Doctor of Nursing Practice Programs in South Carolina

The American Association of Colleges of Nursing made an announcement in 2004 that has changed the face of graduate nursing education: The practice doctorate (or DNP) was to become the new standard for advanced practice nurses. The AACN had determined, after considerable study, that further education could improve patient outcomes, help nurses become leaders and collaborators in system wide healthcare reform, and increase the pool of nursing educators. In the years between 2004 and 2006, the AACN conducted further task forces, communicated with key organizations, defined educational standards, and set a roadmap for transition. The change was to be completed by 2015.

A lot of nurses are excited about further education opportunity. There has been a good deal of discussion, though, in the years since the AACN made their announcement. To what extent is it a mandate and to what extent is it a strong recommendation? The AACN is not responsible for certifying or licensing advanced practice nurses; the organization does have an accrediting body, CCNE, but CCNE makes decisions autonomously. Legal changes will not happen overnight. The National Pediatric Certification Board has noted that they expect to follow the progress of the DNP over a ten to fifteen year period; at such time as it becomes clear that the DNP has caused a sufficient alteration in entry level competencies, they will alter the certification requirements for new NPs. However, this will not apply to those who already hold certification.

There has been speculation that the CCNE would announce that they would cease to accredit master’s level NP programs in 2015; some, like the Medical College of South Carolina, have noted the issue in program proposals. However, this has not come to pass. The CCNE has spoken out more than once to reassure institutions that they do not intend to enforce the AACN timeline and that schools were not in danger of losing accreditation in 2015. What has happened is that the number of programs has ballooned to more than 120 and that many qualified students who want the practice doctorate have been turned away due to insufficient program openings. Other organizations, including AANA and AANP, have expressed that there was indeed something to gain from that higher terminal degree.

DNP Program Information

Prospective students often wonder how the DNP differs from other advanced nursing programs. In many programs, the initial courses in the sequence are identical in master’s level advanced practice tracks and doctoral level ones. The latter courses do include advanced competencies in the nurse’s specialties, but they also develop core competencies that are the same across programs.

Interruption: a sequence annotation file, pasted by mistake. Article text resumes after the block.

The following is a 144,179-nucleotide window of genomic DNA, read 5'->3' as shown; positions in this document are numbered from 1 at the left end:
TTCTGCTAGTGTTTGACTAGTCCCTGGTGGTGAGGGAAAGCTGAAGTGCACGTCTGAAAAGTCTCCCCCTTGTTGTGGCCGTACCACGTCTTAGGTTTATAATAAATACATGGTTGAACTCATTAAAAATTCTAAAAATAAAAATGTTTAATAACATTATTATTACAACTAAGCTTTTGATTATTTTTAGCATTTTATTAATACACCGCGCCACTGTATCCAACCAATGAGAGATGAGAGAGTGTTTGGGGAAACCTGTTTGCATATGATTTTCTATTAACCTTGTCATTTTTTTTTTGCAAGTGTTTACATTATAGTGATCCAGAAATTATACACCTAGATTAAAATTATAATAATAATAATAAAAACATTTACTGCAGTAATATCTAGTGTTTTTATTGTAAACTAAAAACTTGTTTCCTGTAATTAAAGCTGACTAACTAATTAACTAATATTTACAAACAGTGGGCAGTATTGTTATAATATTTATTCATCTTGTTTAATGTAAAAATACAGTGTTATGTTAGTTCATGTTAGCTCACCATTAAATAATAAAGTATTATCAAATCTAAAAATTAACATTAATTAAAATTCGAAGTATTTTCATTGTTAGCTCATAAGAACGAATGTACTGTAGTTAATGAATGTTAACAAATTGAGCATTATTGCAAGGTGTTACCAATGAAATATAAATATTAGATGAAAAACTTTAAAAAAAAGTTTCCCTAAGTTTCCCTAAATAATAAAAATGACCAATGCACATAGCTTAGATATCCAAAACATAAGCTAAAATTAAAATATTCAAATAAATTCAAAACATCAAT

In a DNP program, nursing is placed in a scientific and societal context. Nurses learn to evaluate new research and apply it, both in their own clinical practice and in the greater community. They take courses in population health, biostatistics, system leadership, and healthcare policy. Nursing pedagogy is not a main focus of DNP programs, but schools like the Medical College of South Carolina do offer their students the chance to add classes in nursing education to their program.

Generally, nurses may enter DNP programs at the post-BSN or post-master’s level. The University of South Carolina is fairly unique in allowing post-baccalaureate nurses with baccalaureates in other fields. The program is competitive -- and longer than a typical DNP program, of course!

Often, much of the post-basic coursework is done online. DNP candidates do have more clinical hours to complete, however. Master’s level programs generally have at least 500, while BSN to DNP include 1,000. In a DNP program, clinical practice can go far beyond the basics of delivering safe care. Ultimately, candidates display their learning through a scholarly project which involves translational research (applying research to meet the needs of specific populations). There are many options, including quality improvement projects and new educational or outreach programs. Often the work benefits the larger community.

Contact Information for DNP Programs in South Carolina

star Find schools offering Online DNP Programs in South Carolina.

Medical College of South Carolina

PH: 843-792-6499

Website: musc.edu/nursing

University of South Carolina

1601 Greene Street
Columbia, SC 29208
PH: 803-777-3861

Website: sc.edu/nursing/student/prospective_student.html

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DNP Programs